Cheap Thrills Away From Home

Nick proudly announces that he’d never paid more than $100 apiece for Broadway tickets. Marty insists that $409 for a single ticket to a single seat for Book of Mormon was a real bargain. That was still above my comfort zone, given that amount’s darn close to a partial pair of Ferragamos. Or a week’s worth of Skechers. Or maybe a sack of items at Sephora. I’ve got my priorities, you know. Debt and the kind of culture that generates reviews in places like The New Yorker just aren’t among them.

I’m not part of the lumpen proletariat, I do have an American Express gold card, have flown first class, have bought a Gucci purse or three, have owned French and Tumi luggage, and always check my baggage, frequently more than a single piece. I’ve never stayed at a hostel or Airbnb, because that’s just too close to camping. I prefer to stay at nice hotels, and if I can’t do as well or better than what I have at home, there’s no point in leaving home.

People are always asking if I caught some high-culture event or ate at some restaurant in TripAdvisor’s top ten when I’ve left home, even those who know me well enough to know what my answer will be. Upon returning from San Miguel de Allende, about 150 miles up the road from home, friends will ask about the great restaurants I ate at, only to roll their eyes when I tell them about the take-out grilled chicken from a roadhouse or a tapas bar at a swank grocery store.

My holidays are filled with regular things, regular meals at regular places, and souvenirs are just as likely to be regular stuff. What did I bring home from my last trip to Medellin? Shelf-stable fruit purees, cotton hand towels, antibiotics, some bar soap, a book about Frida Kahlo’s love affair with Trotsky, and a pair of porcelain monkeys. Plastic storage containers, odd condiments, bobèches, hot pads, wire whisks, hair brushes, eyeliner, and unique kitchen tools have found their way into my baggage on other trips, each bearing a tale guaranteed to bore any listener.

Shopping malls may be dying in the United States, but they’re thriving in Latin America and elsewhere. And they rank among my favorite destinations whenever I’m away from home. I’ll research what shopping malls to hit, because the mall is my version of high culture, a sporting event, and a self-guided tour all rolled into one. Malls are an opportunity to see ordinary people, local folks doing quotidian things, even if sometimes there might be a free concert, seldom lasting more than 20 minutes, which is long enough for musical entertainment anyway. Malls are microcosms of society, town centers, and harbor much more than mere mercantile.  Nail salons, beauty parlors, art exhibits, coffee shops, and nice restaurants beckon. At least one full day will be spent at a mall, no matter where I’m going.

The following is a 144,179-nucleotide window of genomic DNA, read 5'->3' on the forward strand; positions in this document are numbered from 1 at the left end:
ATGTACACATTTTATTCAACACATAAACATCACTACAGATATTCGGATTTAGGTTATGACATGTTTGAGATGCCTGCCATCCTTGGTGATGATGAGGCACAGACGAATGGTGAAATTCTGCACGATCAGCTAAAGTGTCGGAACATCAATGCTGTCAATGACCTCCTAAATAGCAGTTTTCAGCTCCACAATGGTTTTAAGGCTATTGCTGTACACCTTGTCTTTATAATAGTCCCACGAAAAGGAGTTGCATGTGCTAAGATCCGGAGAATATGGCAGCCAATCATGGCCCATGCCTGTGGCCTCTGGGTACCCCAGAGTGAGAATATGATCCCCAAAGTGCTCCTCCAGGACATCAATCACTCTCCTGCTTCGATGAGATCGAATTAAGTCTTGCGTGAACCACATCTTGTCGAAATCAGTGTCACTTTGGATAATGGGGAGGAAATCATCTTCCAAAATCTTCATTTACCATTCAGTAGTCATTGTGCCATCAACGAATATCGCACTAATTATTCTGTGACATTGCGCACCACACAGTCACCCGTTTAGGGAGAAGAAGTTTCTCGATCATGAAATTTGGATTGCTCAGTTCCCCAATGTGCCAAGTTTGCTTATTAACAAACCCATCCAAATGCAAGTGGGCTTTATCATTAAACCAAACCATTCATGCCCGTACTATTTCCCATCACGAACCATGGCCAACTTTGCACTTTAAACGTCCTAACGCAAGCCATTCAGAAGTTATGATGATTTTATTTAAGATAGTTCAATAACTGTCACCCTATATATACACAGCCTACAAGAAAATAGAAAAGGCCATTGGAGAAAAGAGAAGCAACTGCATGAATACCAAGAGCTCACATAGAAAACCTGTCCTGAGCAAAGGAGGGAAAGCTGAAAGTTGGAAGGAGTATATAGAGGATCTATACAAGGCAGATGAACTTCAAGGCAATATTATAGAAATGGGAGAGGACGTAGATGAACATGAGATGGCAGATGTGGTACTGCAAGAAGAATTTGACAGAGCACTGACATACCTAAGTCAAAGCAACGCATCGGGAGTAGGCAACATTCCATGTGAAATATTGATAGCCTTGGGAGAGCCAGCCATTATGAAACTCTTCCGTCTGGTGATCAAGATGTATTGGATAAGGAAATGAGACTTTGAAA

Buenos Aires’ Patio Bullrich, Galerías Pacífico, Paseo Alcorta, Alto Palermo, El Solar de la Abadía. Montevideo’s Punta Carretas Shopping, Town Center in Boca Raton, Medellin’s El Tesoro Parque Comercial, Queretaro’s Antea Lifestyle Center, The Galleria in Houston, Honolulu’s Ala Moana Shopping Center, Denver’s Cherry Creek Center, Bogota’s Centro Comercial Andino and Hacienda Santa Barbara. I’d rather spend hours at any one of them (and have) than at the Met or the Getty Center. And advance reservations, long lines and admissions never come into the picture.

Even down-market malls have a certain appeal. The Centro Comercial Palacio Nacional is in the heart of the downtown Medellin harbors an amazing collection of the tackiest merchandise you’ll ever see, but the stores aren’t the point. Because it really did start out as the national palace, you’re really there for the architecture.

Give me a day at El Corte Ingles, and I’m better entertained than I would’ve been at the Prado. Far more exciting than a museum, a wander through Harrods’ Egyptian Hall and Crystal Rooms costs nothing. The architecture of the flagship El Palacio de Hierro in Mexico City is breath-taking. Even high-end drug and dime stores like Boots and Sanborns harbor treasures I know I won’t find at home.

I’m impelled to search out Chinatowns wherever I go: Chicago, Buenos Aires, Mexico City, Philadelphia, Los Angeles, Seattle, Boston, Calgary, London. San Francisco and China don’t have the franchise on Chinatown.

Even grocery stores, ranging from little corner abarrotes, bodegas, kioskos, to supermarkets and all the way up to Carrefour, are mustn’t-miss cultural attractions. It’s fascinating to explore new produce items, puzzle over why the meat department is filled with tons of cured meat, chuckle over the offerings over on the gourmet aisle (Pace picante salsa and hard taco shells, anyone?), gaze upon twelve kinds of quinoa, inspect interesting crackers and cookies.  I’m still sporting shopping bags from Carulla with the same pride that attaches to those from Draeger’s Market and Trader Joe’s.

Always beckoning are antique stores and thrift shops, even more entertaining when I’m on a mission. I shop for monkeys, most often the ones impersonating humans. One friend is always on the prowl for Hawaiian shirts, another for antique brandy snifters, and yet another has yet to see a Breyer horse that she can’t pass up.

Finding yourself in an odd part of town filled with stores you never knew existed – one specializing in belts, another in dog collars, one selling zippers and only zippers, and yet another specializing in cabinet pulls with a door knob store next door—is magic. I’ve taken taxis clear across town to visit a Home Depot-esque places in foreign countries, just to see what’s selling, satisfying my curiosity about what a stove might cost, pawing through the garden department for seeds not sold where I live.